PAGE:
A webbed-on round or D-shaped stainless ring isn't very traditional looking, but they are also very strong and most webbing sews easier with a machine than you might think. You can even buy stainless clew plates with slots for the webbing. It is a good idea, however, to use Dacron webbing, rather than nylon (less stretch and much better UV resistance).

davebrown
04-18-2012, 10:33 PM
As always, the professionals on this forum are just stellar. Thanks for taking time to write, Todd. I am not too concerned with looking traditional. I like the idea of doing the webbing. My wife, who is manning our somewhat outgunned machine, thinks the webbing will be a simple and very successful end to our endeavor. I have one more question and I will start a new thread on it.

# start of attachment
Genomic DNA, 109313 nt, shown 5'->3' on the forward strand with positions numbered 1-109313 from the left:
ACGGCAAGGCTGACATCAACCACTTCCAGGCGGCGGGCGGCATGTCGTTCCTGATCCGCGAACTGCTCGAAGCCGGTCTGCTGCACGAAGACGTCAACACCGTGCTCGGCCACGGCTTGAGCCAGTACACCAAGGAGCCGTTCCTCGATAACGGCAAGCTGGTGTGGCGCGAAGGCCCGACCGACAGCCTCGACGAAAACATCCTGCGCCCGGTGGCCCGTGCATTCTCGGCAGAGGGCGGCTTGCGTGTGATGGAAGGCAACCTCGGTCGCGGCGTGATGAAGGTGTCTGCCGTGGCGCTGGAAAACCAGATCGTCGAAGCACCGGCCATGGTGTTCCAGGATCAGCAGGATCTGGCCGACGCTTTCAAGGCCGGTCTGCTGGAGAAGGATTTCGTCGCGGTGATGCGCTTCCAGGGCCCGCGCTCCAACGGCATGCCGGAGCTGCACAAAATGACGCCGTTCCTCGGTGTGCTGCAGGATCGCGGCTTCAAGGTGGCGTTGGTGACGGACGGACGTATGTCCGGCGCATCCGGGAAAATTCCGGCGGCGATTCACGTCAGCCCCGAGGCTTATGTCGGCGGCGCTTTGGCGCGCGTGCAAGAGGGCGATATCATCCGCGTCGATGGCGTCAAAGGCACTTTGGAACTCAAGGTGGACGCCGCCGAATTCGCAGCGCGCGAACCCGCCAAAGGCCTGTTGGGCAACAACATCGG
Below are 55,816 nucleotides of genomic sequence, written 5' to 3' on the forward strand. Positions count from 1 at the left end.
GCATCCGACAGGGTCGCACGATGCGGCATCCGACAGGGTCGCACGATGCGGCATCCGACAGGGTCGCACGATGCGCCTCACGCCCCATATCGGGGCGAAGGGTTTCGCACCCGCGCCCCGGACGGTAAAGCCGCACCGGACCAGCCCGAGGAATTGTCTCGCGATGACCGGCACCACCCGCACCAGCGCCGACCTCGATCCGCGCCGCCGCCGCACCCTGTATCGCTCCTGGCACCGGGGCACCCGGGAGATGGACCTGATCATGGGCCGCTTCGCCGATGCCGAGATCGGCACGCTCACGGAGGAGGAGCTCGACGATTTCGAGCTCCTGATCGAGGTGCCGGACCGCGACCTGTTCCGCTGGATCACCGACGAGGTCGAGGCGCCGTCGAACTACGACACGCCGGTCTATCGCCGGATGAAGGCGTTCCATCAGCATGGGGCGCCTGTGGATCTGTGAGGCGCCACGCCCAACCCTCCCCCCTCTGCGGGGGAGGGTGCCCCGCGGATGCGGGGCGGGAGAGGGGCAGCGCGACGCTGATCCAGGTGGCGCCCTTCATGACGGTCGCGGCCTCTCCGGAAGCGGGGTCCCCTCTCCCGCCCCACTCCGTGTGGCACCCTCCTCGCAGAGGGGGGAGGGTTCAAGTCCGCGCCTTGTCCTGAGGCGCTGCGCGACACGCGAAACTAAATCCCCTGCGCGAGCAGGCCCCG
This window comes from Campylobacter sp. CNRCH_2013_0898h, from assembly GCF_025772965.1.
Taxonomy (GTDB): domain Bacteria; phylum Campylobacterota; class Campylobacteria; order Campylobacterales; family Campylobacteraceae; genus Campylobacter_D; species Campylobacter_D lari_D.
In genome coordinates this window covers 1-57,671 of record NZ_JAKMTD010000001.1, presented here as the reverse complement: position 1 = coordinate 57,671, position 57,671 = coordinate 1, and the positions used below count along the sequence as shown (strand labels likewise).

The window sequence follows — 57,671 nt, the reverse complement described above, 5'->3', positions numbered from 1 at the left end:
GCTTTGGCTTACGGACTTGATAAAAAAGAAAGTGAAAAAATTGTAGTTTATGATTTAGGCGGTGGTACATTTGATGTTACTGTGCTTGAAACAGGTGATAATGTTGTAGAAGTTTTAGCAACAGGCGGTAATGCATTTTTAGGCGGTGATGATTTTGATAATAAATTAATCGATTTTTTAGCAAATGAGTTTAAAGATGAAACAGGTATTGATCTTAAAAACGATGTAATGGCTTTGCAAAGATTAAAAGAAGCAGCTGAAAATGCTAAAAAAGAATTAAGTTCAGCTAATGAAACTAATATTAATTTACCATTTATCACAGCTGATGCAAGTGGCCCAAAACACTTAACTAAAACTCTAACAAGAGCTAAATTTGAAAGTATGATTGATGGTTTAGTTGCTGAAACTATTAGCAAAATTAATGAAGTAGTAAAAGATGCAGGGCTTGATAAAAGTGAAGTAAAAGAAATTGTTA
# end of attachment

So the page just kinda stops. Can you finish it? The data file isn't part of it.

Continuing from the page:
Todd Bradshaw
04-18-2012, 11:20 PM
Webbing works. There are various ways to do it, but I usually cut a half-circle-shaped notch in the sail's corner to set the ring into and then use three strips of webbing about 8" long, middled and folded over the ring and running up both sides of the sail. Use a line of seam tape on the back side of the webbing to hold in in place with a strip of webbing up either edge of the sail and one bisecting the corner angle. Sew each one down well and then hand-sew across all three with heavy twine very close to the ring along the cut-out. I always had better luck with round rings than D-rings (which often want to twist).